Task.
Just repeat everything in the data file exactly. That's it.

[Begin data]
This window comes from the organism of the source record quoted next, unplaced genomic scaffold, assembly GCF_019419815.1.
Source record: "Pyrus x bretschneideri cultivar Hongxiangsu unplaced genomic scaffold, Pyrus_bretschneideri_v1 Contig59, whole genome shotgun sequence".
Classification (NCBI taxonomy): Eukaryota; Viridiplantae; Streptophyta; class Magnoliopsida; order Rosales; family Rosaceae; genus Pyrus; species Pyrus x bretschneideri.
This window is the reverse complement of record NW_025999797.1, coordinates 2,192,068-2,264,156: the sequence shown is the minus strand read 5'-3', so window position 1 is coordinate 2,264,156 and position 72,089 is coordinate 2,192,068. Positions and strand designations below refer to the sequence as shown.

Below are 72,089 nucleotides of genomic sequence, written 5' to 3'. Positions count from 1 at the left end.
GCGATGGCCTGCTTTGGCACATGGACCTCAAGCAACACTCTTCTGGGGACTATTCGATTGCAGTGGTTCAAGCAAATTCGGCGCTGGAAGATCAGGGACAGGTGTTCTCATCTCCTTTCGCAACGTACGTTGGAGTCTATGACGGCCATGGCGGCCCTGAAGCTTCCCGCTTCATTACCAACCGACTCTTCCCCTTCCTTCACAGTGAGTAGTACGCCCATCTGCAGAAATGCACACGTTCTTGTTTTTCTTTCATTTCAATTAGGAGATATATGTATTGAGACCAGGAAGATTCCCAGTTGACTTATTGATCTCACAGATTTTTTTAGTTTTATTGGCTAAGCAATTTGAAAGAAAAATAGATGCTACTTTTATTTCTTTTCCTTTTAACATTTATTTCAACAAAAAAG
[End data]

This window comes from the organism of the source record quoted next, unplaced genomic scaffold, assembly GCF_019419815.1.
Source record: "Pyrus x bretschneideri cultivar Hongxiangsu unplaced genomic scaffold, Pyrus_bretschneideri_v1 Contig59, whole genome shotgun sequence".
Classification (NCBI taxonomy): Eukaryota; Viridiplantae; Streptophyta; class Magnoliopsida; order Rosales; family Rosaceae; genus Pyrus; species Pyrus x bretschneideri.
This window is the reverse complement of record NW_025999797.1, coordinates 2,192,068-2,264,156: the sequence shown is the minus strand read 5'-3', so window position 1 is coordinate 2,264,156 and position 72,089 is coordinate 2,192,068. Positions and strand designations below refer to the sequence as shown.

Below are 72,089 nucleotides of genomic sequence, written 5' to 3'. Positions count from 1 at the left end.
GCGATGGCCTGCTTTGGCACATGGACCTCAAGCAACACTCTTCTGGGGACTATTCGATTGCAGTGGTTCAAGCAAATTCGGCGCTGGAAGATCAGGGACAGGTGTTCTCATCTCCTTTCGCAACGTACGTTGGAGTCTATGACGGCCATGGCGGCCCTGAAGCTTCCCGCTTCATTACCAACCGACTCTTCCCCTTCCTTCACAGTGAGTAGTACGCCCATCTGCAGAAATGCACACGTTCTTGTTTTTCTTTCATTTCAATTAGGAGATATATGTATTGAGACCAGGAAGATTCCCAGTTGACTTATTGATCTCACAGATTTTTTTAGTTTTATTGGCTAAGCAATTTGAAAGAAAAATAGATGCTACTTTTATTTCTTTTCCTTTTAACATTTATTTCAACAAAAAAG